a reflective mood ahead of his return to London, Willstrop was
happy to discuss his performance in the World Championship.
Unseeded, he beat top seed Mohamed Elshorbagy and number five
seed Miguel Rodriguez of Colombia to reach the semi-finals,
where he succumbed to the eventual champion, Gregory Gaultier of
I asked him what moments he particularly recalled from his
victory against world number one Elshorbagy, who has dominated
this season so far.
"Beating Mohamed was one of those special days in my career,Ē
he said. ďI canít remember particular moments from the match,
but it was up there alongside playing the double-fake shot
against Ramy Ashour in the North American Open, playing John
White in the 2007 Canary Wharf final, and playing Ramy in New
result was wonderful for me, of course, but the important thing
was how well I played, which in a strange way was a better
feeling than the result, if that makes sense.
"I have been thinking about what happened and I guess it was one
of those days when everything just came together.
"In training, we work hard, we put the hours in and
somehow it just clicked against one of the worldís best players.
"When I look back I canít remember specific things but I can
remember being 10-7 up in the third game and being one point
away from victory. All credit to him for the way he fought back.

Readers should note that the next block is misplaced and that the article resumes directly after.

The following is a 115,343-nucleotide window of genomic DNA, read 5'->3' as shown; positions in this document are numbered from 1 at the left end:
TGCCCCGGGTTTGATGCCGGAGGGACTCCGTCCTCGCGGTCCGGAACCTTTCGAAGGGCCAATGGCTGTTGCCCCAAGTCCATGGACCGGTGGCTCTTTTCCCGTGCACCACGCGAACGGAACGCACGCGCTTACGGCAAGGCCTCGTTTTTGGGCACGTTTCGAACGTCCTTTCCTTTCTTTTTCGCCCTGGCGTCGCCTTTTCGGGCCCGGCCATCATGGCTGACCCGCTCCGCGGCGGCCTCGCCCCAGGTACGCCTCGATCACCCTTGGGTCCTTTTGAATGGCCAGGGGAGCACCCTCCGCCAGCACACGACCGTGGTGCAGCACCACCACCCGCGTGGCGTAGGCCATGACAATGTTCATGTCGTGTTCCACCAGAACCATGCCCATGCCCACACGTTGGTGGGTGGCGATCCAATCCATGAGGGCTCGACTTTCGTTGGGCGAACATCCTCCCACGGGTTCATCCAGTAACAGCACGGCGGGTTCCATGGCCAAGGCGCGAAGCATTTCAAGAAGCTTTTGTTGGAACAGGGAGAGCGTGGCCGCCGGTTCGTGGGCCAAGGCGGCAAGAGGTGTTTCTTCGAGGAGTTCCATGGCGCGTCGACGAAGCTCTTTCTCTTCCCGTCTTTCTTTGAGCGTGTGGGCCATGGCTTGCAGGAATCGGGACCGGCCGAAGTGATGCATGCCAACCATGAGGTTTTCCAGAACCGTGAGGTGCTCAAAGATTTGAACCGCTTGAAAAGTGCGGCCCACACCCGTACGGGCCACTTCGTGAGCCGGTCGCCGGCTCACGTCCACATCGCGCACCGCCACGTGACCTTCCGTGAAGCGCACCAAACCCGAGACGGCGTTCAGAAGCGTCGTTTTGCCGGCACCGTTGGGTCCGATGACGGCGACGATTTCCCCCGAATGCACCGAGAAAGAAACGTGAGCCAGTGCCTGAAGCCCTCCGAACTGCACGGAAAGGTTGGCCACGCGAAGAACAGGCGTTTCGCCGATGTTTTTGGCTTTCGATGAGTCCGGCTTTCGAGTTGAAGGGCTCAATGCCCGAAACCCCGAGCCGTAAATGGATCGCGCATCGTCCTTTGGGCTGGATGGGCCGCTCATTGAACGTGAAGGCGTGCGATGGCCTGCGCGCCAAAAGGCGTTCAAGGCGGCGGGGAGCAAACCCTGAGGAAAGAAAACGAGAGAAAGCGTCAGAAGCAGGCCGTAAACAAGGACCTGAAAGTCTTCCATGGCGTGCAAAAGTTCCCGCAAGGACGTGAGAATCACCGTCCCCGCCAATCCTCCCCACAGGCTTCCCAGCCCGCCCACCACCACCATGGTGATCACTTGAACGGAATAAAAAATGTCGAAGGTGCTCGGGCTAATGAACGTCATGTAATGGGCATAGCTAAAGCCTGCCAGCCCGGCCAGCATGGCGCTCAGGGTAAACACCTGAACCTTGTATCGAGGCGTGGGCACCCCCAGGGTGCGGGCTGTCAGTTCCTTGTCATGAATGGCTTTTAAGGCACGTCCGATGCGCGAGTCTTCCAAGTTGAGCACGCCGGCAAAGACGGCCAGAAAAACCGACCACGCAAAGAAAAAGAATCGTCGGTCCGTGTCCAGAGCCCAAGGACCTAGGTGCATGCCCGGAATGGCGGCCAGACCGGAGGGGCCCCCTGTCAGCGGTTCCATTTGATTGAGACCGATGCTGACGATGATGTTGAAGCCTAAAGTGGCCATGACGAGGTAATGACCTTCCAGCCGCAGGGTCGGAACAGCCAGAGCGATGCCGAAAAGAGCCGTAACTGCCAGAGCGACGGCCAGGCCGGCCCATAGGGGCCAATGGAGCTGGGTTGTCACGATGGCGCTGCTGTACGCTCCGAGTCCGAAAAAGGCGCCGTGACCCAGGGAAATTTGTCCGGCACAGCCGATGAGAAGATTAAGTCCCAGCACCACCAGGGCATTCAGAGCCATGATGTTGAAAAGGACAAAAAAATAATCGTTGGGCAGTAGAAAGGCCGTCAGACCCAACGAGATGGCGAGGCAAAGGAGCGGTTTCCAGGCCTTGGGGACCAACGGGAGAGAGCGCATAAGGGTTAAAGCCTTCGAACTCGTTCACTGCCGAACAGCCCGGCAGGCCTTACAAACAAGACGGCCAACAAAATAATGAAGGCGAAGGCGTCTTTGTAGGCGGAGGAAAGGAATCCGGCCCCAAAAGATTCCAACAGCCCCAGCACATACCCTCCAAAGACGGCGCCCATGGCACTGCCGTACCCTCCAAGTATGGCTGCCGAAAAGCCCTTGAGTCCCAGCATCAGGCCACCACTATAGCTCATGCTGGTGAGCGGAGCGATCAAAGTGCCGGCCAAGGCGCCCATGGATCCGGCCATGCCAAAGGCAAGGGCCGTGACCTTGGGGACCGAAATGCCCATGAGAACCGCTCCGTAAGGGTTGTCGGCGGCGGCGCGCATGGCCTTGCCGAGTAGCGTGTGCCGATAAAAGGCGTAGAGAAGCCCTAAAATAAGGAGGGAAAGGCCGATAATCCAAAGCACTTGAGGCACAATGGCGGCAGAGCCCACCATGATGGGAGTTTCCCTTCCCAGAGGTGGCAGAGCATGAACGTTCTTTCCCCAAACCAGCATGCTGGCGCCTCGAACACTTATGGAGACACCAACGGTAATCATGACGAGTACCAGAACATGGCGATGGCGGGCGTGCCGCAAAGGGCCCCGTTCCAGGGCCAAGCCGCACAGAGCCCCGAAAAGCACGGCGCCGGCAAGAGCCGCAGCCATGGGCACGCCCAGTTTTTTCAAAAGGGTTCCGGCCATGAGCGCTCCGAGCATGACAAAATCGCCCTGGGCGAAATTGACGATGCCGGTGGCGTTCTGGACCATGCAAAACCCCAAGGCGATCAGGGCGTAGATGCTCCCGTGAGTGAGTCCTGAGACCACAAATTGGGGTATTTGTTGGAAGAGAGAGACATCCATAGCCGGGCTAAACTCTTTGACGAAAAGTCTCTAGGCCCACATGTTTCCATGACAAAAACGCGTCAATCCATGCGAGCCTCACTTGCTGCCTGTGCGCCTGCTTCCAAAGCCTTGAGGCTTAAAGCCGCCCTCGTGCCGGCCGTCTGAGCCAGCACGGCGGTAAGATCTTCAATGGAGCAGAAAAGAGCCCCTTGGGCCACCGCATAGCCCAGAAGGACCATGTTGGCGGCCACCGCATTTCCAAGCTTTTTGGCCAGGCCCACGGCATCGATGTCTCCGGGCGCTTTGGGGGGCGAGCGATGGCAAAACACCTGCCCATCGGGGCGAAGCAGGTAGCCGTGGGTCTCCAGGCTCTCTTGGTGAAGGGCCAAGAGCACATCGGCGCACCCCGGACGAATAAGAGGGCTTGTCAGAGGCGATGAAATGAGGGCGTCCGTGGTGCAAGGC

His championís attitude meant that he played well for a
five-minute period to win that game but it was then up to me how
I handled it.
"To be honest, much of it I put down to one of the best
performances as a coaching from David Campion. Normally my
father Malcom is in my corner but he did not travel to America
for this one.
made such a big difference was Davidís tone of voice. There was
zero negativity in the things he said when I came off court and
into my corner.
"He told me that there was no need to panic, my squash had not
deteriorated, and that I was still 2-1 up.
"Losing a game from match ball up can cause immense
psychological trauma and all sorts of things can go through your
brain but Davidís words meant that I did not change my mental
state as I went back on court for the fourth game.
"That was the key. He was judging me on my performance and not
the result. People may not understand that kind of attitude but
David deserves credit for the way he handled it so well.
"There was no magic formula, but the tone of his voice told me
that things were good. He helped me to keep that level of
confidence when I went back on court."
also had some encouraging words for fellow Harrogate resident
Chris Simpson, who has been drawn against top seed Mosaad in the
first round at Canary Wharf.
He said: "Chris has been playing well and showing a big rise
in his performance level. He beat the great Egyptian Amr Shabana
last year and has shown great form. He can challenge anyone in
the world right now.
"So, at Canary Wharf, with the crowd right behind him, he is
more than capable of doing well."
2013 CW Champion
2008 CW Champion
2007 CW Champion
2004 CW Champion